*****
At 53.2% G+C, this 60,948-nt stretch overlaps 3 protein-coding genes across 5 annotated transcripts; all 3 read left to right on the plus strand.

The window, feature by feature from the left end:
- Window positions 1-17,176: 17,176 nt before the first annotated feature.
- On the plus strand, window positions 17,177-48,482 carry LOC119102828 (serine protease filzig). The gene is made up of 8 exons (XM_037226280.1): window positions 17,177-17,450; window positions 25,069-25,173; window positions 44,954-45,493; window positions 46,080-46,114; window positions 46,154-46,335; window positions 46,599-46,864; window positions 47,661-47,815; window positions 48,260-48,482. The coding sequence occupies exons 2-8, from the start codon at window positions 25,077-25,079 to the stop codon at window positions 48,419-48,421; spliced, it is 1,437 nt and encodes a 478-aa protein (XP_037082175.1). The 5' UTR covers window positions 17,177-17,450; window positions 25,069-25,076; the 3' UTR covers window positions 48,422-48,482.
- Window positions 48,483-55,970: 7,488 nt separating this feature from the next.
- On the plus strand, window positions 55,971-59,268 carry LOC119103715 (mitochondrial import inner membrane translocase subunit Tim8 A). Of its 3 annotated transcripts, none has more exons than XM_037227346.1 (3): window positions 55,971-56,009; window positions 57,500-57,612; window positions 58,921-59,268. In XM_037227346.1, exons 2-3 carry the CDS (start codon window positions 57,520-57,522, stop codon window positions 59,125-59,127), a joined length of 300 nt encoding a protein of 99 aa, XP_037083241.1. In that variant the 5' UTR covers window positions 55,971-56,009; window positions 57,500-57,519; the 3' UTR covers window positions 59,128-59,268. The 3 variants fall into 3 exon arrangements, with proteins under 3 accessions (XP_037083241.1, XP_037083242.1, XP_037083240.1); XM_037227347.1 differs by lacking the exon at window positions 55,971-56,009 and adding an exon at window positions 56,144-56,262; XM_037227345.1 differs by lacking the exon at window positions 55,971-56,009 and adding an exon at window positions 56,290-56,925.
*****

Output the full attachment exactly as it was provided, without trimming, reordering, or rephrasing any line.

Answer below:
At 53.2% G+C, this 60,948-nt stretch overlaps 3 protein-coding genes across 5 annotated transcripts; all 3 read left to right on the plus strand.

The window, feature by feature from the left end:
- Window positions 1-17,176: 17,176 nt before the first annotated feature.
- On the plus strand, window positions 17,177-48,482 carry LOC119102828 (serine protease filzig). The gene is made up of 8 exons (XM_037226280.1): window positions 17,177-17,450; window positions 25,069-25,173; window positions 44,954-45,493; window positions 46,080-46,114; window positions 46,154-46,335; window positions 46,599-46,864; window positions 47,661-47,815; window positions 48,260-48,482. The coding sequence occupies exons 2-8, from the start codon at window positions 25,077-25,079 to the stop codon at window positions 48,419-48,421; spliced, it is 1,437 nt and encodes a 478-aa protein (XP_037082175.1). The 5' UTR covers window positions 17,177-17,450; window positions 25,069-25,076; the 3' UTR covers window positions 48,422-48,482.
- Window positions 48,483-55,970: 7,488 nt separating this feature from the next.
- On the plus strand, window positions 55,971-59,268 carry LOC119103715 (mitochondrial import inner membrane translocase subunit Tim8 A). Of its 3 annotated transcripts, none has more exons than XM_037227346.1 (3): window positions 55,971-56,009; window positions 57,500-57,612; window positions 58,921-59,268. In XM_037227346.1, exons 2-3 carry the CDS (start codon window positions 57,520-57,522, stop codon window positions 59,125-59,127), a joined length of 300 nt encoding a protein of 99 aa, XP_037083241.1. In that variant the 5' UTR covers window positions 55,971-56,009; window positions 57,500-57,519; the 3' UTR covers window positions 59,128-59,268. The 3 variants fall into 3 exon arrangements, with proteins under 3 accessions (XP_037083241.1, XP_037083242.1, XP_037083240.1); XM_037227347.1 differs by lacking the exon at window positions 55,971-56,009 and adding an exon at window positions 56,144-56,262; XM_037227345.1 differs by lacking the exon at window positions 55,971-56,009 and adding an exon at window positions 56,290-56,925.